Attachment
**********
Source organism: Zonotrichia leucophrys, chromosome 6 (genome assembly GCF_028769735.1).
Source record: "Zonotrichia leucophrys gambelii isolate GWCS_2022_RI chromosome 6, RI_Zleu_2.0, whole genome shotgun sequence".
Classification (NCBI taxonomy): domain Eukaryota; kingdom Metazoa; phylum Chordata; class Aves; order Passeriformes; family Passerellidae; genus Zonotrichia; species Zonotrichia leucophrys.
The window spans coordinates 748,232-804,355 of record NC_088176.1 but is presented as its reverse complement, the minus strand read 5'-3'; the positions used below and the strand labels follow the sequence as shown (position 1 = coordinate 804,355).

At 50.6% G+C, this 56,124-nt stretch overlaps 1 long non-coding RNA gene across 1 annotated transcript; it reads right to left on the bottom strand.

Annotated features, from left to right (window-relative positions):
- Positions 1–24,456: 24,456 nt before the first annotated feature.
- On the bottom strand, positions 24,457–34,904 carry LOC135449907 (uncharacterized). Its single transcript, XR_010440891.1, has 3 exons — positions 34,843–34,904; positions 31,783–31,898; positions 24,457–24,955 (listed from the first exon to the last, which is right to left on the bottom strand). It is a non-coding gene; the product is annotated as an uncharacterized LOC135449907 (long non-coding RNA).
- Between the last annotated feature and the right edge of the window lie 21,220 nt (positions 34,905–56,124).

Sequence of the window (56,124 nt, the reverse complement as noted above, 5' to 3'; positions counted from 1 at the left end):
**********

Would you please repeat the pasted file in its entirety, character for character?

Source organism: Zonotrichia leucophrys, chromosome 6 (genome assembly GCF_028769735.1).
Source record: "Zonotrichia leucophrys gambelii isolate GWCS_2022_RI chromosome 6, RI_Zleu_2.0, whole genome shotgun sequence".
Classification (NCBI taxonomy): domain Eukaryota; kingdom Metazoa; phylum Chordata; class Aves; order Passeriformes; family Passerellidae; genus Zonotrichia; species Zonotrichia leucophrys.
The window spans coordinates 748,232-804,355 of record NC_088176.1 but is presented as its reverse complement, the minus strand read 5'-3'; the positions used below and the strand labels follow the sequence as shown (position 1 = coordinate 804,355).

At 50.6% G+C, this 56,124-nt stretch overlaps 1 long non-coding RNA gene across 1 annotated transcript; it reads right to left on the bottom strand.

Annotated features, from left to right (window-relative positions):
- Positions 1–24,456: 24,456 nt before the first annotated feature.
- On the bottom strand, positions 24,457–34,904 carry LOC135449907 (uncharacterized). Its single transcript, XR_010440891.1, has 3 exons — positions 34,843–34,904; positions 31,783–31,898; positions 24,457–24,955 (listed from the first exon to the last, which is right to left on the bottom strand). It is a non-coding gene; the product is annotated as an uncharacterized LOC135449907 (long non-coding RNA).
- Between the last annotated feature and the right edge of the window lie 21,220 nt (positions 34,905–56,124).

Sequence of the window (56,124 nt, the reverse complement as noted above, 5' to 3'; positions counted from 1 at the left end):